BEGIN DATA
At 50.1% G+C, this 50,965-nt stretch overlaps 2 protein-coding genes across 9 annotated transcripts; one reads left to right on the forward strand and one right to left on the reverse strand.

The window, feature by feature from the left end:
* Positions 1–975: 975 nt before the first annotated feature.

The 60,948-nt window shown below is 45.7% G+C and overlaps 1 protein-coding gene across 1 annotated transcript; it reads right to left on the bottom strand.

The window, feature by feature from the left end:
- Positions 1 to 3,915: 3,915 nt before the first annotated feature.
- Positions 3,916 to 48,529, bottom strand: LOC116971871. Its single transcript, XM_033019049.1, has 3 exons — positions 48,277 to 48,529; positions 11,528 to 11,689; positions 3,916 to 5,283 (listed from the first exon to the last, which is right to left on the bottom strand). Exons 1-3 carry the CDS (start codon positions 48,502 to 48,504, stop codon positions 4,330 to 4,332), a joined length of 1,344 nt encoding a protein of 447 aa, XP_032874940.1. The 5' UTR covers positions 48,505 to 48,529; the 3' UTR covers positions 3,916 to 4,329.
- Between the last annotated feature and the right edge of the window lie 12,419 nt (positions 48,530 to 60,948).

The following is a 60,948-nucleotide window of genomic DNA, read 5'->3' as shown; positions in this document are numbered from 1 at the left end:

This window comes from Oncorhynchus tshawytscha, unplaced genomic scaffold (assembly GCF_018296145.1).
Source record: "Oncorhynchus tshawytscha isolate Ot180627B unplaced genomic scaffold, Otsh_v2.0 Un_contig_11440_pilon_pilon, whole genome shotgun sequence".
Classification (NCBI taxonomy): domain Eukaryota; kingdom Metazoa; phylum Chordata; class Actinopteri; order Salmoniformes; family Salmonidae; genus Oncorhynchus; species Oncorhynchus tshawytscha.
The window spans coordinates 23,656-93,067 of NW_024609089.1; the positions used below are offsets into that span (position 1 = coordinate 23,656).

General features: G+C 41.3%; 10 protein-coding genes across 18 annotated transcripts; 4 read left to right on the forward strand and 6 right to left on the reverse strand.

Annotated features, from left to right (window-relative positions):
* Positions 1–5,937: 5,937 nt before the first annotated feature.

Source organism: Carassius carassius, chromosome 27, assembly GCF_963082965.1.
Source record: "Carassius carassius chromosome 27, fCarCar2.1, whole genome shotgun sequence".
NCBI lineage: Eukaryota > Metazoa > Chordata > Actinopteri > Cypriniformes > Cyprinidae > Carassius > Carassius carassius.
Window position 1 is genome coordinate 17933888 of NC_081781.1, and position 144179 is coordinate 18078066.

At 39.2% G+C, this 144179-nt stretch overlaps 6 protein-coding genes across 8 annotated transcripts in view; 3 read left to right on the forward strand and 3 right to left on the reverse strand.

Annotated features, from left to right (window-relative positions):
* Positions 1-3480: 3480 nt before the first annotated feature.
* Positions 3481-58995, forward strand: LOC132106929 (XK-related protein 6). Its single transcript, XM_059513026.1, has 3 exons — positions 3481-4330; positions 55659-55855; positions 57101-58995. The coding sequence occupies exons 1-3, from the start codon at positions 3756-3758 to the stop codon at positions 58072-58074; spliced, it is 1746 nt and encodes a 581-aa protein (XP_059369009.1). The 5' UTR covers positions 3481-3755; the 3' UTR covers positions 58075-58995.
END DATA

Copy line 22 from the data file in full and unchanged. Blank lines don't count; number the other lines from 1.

Annotated features, from left to right (window-relative positions):